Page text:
New Delhi: The marathon extraordinary general meeting of the suspended Indian Olympic Association (IOA) went the expected way on Sunday, with majority of its members showing more concern about protecting the tainted officials than bringing the country back to the Olympic fold.
Though the International Olympic Committee (IOC) had clearly indicated that IOA’s suspension could be extended unless its constitution is amended as per the international body’s suggestions, the IOA general body refused to bar the charge-sheeted officials from contesting in its elections.
Knowing well that accepting the IOC suggestion would throw former president Suresh Kalmadi, Lalit Bhanot and VK Verma out of the apex body forever, the IOA tried to wriggle out of the situation by proposing the contentious charge-sheet clause should only apply to convicted persons.
The IOA has also suggested that only those who are guilty and have been sentenced to a jail term of two or more years should be stopped from contesting the polls.
The entire amendment has been worded in such a fashion that would pave the way for both Kalmadi and Bhanot, who had been charge-sheeted for corruption during the 2010 Commonwealth Games, to continue in the IOA.
IOA has also promised to set up an ethics commission in the next two months. “We have accepted all the amendments proposed by the IOC, except the charge-sheet clause.
“We have modified that clause and now only those people who have been convicted by a court of law for a jail term of two or more years will not be able to contest elections and will be disqualified automatically. This is the same as in Peoples Representation Act of Parliament,” S Reghunathan, who chaired the meeting, said.
“The cases of those persons, who are convicted for a jail term for less than two years, will be referred to the ethics commission of the IOA and the IOA executive committee will take a final decision, based on its recommendations,” he added.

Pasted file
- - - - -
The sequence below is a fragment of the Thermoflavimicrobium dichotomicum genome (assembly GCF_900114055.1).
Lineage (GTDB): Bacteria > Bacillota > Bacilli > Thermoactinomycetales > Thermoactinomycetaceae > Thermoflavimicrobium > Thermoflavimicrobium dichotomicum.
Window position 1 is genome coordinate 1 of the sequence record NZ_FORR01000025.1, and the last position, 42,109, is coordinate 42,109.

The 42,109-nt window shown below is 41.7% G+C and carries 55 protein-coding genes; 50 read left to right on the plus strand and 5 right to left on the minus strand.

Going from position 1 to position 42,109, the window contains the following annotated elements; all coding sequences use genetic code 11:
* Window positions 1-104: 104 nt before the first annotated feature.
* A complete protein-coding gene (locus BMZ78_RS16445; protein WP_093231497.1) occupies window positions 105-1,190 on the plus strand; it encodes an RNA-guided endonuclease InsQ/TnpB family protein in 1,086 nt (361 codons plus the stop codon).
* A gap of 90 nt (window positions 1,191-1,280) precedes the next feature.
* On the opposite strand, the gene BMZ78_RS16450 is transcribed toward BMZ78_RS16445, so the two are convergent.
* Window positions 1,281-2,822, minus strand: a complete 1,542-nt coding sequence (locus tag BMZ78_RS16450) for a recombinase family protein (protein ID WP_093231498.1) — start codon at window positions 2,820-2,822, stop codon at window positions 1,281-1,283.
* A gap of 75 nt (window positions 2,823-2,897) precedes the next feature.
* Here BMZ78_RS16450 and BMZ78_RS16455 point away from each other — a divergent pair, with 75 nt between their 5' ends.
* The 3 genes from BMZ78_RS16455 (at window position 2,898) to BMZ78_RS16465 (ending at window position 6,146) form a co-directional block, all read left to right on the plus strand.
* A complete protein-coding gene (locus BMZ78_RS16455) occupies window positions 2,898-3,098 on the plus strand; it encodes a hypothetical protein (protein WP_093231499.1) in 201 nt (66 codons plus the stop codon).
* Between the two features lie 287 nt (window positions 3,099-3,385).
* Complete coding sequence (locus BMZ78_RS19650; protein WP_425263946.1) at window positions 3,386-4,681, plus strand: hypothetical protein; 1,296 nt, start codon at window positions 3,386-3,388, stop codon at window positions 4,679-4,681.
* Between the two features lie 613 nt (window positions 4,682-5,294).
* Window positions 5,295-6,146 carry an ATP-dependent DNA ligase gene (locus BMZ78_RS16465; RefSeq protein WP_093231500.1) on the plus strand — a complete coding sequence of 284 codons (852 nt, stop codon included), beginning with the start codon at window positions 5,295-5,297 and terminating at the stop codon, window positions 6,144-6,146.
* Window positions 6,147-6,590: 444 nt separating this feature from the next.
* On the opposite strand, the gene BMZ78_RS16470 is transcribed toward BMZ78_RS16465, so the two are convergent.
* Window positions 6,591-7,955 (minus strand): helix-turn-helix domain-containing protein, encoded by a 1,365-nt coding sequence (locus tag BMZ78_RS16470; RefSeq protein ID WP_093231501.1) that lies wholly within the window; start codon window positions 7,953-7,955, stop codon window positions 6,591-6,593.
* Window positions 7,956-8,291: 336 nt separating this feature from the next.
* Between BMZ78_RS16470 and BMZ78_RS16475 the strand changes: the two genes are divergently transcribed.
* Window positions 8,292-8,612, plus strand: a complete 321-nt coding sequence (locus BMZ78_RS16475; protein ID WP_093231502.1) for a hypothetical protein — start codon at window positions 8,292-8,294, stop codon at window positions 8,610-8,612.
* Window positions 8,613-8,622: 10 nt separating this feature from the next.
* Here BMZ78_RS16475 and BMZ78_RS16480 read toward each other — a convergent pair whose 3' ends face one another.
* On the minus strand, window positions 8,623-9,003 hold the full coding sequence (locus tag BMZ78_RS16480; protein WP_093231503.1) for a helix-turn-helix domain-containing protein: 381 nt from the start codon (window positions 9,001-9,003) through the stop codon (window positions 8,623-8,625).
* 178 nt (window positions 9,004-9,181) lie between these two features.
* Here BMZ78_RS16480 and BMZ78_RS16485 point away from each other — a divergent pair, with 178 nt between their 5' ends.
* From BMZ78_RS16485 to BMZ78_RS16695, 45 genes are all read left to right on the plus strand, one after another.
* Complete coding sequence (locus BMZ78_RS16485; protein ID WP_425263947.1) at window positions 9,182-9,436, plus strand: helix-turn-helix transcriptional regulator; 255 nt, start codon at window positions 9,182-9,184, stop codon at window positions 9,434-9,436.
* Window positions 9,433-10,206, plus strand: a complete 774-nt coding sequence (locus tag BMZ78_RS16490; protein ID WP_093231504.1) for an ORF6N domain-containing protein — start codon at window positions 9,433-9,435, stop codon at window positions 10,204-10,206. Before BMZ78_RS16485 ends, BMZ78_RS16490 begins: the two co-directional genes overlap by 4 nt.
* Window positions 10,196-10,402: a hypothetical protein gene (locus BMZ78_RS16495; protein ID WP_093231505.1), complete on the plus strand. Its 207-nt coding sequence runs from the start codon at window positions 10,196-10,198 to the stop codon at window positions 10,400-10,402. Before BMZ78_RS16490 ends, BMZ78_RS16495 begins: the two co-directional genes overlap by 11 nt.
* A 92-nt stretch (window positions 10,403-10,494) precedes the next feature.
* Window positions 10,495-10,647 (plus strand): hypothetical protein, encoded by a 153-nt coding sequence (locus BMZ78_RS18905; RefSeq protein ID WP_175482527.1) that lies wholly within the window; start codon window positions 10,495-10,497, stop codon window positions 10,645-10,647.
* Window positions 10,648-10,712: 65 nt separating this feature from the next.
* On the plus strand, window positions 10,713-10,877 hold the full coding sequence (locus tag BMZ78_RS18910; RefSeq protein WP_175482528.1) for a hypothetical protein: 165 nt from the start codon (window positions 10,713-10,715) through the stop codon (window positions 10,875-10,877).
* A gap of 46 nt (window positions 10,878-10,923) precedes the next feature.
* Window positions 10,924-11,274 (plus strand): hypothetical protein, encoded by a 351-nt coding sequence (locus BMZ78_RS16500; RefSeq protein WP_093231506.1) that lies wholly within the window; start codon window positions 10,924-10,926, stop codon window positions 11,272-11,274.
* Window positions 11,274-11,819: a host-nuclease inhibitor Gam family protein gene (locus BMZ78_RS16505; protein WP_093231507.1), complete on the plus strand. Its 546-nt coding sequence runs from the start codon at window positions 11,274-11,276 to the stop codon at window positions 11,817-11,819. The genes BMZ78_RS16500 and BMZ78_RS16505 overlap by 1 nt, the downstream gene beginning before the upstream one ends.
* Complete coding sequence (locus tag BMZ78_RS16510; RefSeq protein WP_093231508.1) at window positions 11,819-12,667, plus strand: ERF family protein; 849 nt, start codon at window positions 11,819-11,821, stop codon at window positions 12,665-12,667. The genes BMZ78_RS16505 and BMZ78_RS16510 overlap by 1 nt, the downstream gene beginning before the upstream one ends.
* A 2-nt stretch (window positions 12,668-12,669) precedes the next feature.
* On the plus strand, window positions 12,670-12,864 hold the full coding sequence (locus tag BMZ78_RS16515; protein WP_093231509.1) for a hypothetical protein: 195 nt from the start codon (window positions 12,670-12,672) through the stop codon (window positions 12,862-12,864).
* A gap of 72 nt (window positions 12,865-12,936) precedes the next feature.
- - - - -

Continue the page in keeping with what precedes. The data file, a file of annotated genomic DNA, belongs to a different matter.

While senior IOA officials, mainly from the Kalmadi-Bhanot camp, tried to argue that ousting the charge-sheeted officials may affect a lot of innocent people, the IOC observer present in the meeting did not look impressed.
“We have been told about the problems of the law of the land. Unfortunately in some countries the legal system moves slowly,” said Francisco Elizalde, the IOC observer.
“I am not 100 per cent happy with the way things went today, but we will submit a full report to IOC and should be able to come back by two weeks time,” said the official from the Philippines.
“I cannot guarantee anything. The IOC has certain rules. They have made it very cut and dry,” Elizalde added. He was, however, quick to add that IOC was keen to see India back in the Olympics fold.
A close look at the amendments would reveal that the suspended body has ignored the suggestions made by the IOC and the Indian sports ministry in several aspects.
While the sports code said a person can remain the president of the body for a maximum of three terms, the IOA amendment has incorporated a “cooling off period” for six months less than a term.
The IOC said the number of people in the executive council should be reduced, the IOA has decided to make it a 39-member body. Ten of its members should be nominated.
Interestingly, there was hardly any note of dissent in the house when it was clear that going against the IOC suggestion on charge-sheeted officials would invite further gloom for IOA.